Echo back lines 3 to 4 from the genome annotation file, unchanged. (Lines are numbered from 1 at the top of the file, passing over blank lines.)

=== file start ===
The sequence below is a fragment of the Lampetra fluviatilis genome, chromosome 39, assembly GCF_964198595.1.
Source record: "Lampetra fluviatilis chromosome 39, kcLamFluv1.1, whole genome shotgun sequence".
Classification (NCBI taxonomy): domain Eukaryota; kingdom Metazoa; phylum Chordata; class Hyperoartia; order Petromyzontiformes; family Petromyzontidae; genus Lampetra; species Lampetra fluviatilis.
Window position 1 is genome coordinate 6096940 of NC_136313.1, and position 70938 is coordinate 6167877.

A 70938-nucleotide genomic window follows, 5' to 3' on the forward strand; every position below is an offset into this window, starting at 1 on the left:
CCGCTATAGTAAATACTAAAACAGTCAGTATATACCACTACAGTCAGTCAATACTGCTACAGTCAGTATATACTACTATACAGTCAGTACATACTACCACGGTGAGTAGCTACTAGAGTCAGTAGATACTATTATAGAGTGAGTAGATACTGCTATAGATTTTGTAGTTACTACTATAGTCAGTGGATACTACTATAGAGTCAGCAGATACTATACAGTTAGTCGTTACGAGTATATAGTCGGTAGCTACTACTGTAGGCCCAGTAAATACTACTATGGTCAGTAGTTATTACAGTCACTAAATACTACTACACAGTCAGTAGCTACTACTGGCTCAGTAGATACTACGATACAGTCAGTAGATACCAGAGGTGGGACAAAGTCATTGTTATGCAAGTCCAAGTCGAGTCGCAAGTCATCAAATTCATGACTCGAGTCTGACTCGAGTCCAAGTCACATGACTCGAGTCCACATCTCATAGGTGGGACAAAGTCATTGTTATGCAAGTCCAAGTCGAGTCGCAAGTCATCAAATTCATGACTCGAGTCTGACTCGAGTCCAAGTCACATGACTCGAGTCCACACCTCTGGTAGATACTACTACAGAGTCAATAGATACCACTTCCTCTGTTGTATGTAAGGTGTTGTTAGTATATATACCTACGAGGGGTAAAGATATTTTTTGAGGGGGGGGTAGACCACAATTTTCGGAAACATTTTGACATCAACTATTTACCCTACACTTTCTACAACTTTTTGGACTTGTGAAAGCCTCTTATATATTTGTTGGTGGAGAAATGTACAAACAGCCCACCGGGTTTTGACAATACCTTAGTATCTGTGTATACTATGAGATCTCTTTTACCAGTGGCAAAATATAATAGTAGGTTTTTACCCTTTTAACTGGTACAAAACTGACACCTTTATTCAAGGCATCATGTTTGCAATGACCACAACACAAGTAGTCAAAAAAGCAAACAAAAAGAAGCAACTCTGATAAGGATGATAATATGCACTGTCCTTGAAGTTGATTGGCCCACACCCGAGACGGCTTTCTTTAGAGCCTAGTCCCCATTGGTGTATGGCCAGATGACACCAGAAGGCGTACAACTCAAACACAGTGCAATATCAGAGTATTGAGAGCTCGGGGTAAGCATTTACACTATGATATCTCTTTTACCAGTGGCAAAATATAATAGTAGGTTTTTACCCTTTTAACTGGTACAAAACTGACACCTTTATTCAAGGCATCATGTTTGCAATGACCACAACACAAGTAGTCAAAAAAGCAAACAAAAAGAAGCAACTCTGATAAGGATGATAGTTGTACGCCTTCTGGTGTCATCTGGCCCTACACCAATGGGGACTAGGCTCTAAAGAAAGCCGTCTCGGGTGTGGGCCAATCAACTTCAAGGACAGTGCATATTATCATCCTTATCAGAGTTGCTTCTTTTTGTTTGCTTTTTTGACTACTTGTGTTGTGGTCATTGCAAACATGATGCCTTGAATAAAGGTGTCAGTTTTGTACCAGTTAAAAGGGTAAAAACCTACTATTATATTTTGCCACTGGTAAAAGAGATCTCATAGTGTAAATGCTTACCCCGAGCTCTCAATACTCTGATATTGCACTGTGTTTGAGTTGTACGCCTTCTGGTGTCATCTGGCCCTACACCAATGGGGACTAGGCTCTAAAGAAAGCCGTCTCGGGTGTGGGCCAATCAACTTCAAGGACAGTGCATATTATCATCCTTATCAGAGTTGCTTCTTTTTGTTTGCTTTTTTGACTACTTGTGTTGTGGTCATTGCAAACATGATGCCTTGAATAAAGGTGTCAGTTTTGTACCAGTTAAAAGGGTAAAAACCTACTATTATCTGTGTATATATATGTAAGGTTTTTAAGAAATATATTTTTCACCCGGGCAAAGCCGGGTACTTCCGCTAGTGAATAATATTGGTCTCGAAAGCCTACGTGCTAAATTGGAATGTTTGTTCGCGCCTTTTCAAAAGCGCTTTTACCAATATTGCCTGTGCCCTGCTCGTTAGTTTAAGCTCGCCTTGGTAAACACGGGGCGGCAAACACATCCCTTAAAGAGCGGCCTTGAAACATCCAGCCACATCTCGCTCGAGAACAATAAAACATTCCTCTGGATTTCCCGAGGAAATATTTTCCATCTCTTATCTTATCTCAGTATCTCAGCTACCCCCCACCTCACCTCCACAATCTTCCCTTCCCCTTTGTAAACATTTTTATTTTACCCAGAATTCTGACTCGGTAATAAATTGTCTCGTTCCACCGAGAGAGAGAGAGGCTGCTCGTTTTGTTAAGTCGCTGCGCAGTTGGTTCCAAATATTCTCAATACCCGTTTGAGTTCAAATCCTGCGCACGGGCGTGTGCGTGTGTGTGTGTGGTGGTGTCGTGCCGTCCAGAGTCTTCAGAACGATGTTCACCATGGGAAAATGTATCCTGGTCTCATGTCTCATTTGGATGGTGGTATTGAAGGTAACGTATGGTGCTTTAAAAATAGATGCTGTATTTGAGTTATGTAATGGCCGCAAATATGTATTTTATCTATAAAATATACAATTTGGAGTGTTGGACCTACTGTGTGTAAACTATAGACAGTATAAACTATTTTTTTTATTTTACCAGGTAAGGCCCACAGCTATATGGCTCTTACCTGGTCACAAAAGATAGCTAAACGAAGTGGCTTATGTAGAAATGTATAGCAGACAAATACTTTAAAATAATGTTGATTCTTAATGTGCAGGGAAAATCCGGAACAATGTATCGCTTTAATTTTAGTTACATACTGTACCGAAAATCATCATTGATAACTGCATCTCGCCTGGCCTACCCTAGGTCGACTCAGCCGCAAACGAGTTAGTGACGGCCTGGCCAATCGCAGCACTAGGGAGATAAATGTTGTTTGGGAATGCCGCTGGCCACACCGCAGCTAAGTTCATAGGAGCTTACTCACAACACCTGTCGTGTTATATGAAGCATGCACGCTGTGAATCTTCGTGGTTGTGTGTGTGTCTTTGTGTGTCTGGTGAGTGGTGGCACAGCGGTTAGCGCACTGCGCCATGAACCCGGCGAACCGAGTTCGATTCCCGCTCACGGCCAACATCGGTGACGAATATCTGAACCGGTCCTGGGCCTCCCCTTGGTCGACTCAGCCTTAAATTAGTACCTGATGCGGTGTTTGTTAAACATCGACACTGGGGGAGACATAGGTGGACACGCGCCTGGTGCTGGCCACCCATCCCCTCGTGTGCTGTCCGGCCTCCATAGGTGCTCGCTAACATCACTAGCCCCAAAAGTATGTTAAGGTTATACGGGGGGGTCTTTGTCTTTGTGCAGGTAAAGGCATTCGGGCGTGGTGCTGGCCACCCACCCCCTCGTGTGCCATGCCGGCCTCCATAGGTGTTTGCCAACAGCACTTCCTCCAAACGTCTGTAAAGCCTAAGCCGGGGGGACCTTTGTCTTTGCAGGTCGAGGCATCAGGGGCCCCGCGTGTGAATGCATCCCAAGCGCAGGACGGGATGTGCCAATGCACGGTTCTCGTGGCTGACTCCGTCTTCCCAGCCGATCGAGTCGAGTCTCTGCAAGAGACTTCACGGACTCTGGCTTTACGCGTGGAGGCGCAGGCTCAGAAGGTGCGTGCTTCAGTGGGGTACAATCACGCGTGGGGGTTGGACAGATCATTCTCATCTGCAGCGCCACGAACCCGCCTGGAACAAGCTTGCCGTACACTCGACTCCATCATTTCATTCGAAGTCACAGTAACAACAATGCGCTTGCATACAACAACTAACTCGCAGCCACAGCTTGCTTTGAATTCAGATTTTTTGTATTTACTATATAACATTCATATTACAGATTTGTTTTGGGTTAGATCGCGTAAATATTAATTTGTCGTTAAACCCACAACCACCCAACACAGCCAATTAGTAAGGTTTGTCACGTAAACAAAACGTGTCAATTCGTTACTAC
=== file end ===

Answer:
Classification (NCBI taxonomy): domain Eukaryota; kingdom Metazoa; phylum Chordata; class Hyperoartia; order Petromyzontiformes; family Petromyzontidae; genus Lampetra; species Lampetra fluviatilis.
Window position 1 is genome coordinate 6096940 of NC_136313.1, and position 70938 is coordinate 6167877.